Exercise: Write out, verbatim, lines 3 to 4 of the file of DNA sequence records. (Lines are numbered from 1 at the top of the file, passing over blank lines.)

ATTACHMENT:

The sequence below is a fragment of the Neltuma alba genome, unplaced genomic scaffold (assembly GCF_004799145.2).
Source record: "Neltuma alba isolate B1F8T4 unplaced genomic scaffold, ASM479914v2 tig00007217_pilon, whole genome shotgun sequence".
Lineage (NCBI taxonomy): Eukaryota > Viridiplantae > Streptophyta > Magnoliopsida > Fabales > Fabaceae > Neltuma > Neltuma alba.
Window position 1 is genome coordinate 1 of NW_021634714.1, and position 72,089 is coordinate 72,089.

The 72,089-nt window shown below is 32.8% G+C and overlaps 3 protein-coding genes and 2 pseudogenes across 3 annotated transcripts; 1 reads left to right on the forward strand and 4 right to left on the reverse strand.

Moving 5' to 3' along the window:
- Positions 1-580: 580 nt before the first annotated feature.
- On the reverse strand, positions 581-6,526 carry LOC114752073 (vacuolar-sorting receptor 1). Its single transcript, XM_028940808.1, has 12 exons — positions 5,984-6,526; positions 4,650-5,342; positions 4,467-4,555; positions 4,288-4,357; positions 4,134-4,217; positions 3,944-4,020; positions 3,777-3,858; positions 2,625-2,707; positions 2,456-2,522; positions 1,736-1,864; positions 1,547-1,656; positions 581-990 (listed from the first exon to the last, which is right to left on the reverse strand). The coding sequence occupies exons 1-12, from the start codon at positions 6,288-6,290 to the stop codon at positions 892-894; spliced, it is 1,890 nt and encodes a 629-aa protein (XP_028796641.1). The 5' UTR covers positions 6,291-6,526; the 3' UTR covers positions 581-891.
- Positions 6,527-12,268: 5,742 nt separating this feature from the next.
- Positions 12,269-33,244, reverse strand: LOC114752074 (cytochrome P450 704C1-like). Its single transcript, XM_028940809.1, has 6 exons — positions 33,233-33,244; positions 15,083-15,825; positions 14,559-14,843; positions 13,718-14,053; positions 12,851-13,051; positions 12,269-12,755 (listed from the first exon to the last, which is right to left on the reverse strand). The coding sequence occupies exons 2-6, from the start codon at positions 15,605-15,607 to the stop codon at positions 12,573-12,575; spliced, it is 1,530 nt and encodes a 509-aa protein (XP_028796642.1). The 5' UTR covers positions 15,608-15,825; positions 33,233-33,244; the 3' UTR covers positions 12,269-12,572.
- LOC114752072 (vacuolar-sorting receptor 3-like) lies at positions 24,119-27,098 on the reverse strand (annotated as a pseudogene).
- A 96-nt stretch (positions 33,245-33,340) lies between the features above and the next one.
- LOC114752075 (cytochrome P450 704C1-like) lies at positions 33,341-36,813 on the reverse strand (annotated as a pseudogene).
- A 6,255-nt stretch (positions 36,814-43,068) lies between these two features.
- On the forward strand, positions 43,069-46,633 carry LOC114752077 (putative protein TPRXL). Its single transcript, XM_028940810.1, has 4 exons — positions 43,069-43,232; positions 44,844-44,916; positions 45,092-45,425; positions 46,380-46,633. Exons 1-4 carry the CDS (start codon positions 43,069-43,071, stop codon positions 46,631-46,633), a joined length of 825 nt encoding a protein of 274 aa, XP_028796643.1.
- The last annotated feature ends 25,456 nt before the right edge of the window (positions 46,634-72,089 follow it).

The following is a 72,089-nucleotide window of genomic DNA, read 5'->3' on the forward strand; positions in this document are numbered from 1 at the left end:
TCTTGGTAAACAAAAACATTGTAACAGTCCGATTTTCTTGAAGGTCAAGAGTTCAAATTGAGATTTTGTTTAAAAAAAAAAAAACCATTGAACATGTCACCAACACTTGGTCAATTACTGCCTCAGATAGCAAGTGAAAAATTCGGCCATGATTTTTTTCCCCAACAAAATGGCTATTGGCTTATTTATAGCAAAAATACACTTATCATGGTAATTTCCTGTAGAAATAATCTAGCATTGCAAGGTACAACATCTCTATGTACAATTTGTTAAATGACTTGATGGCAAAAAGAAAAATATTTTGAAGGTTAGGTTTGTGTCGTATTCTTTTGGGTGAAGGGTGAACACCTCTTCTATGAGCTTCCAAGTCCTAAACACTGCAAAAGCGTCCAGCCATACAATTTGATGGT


Lineage (NCBI taxonomy): Eukaryota > Viridiplantae > Streptophyta > Magnoliopsida > Fabales > Fabaceae > Neltuma > Neltuma alba.
Window position 1 is genome coordinate 1 of NW_021634714.1, and position 72,089 is coordinate 72,089.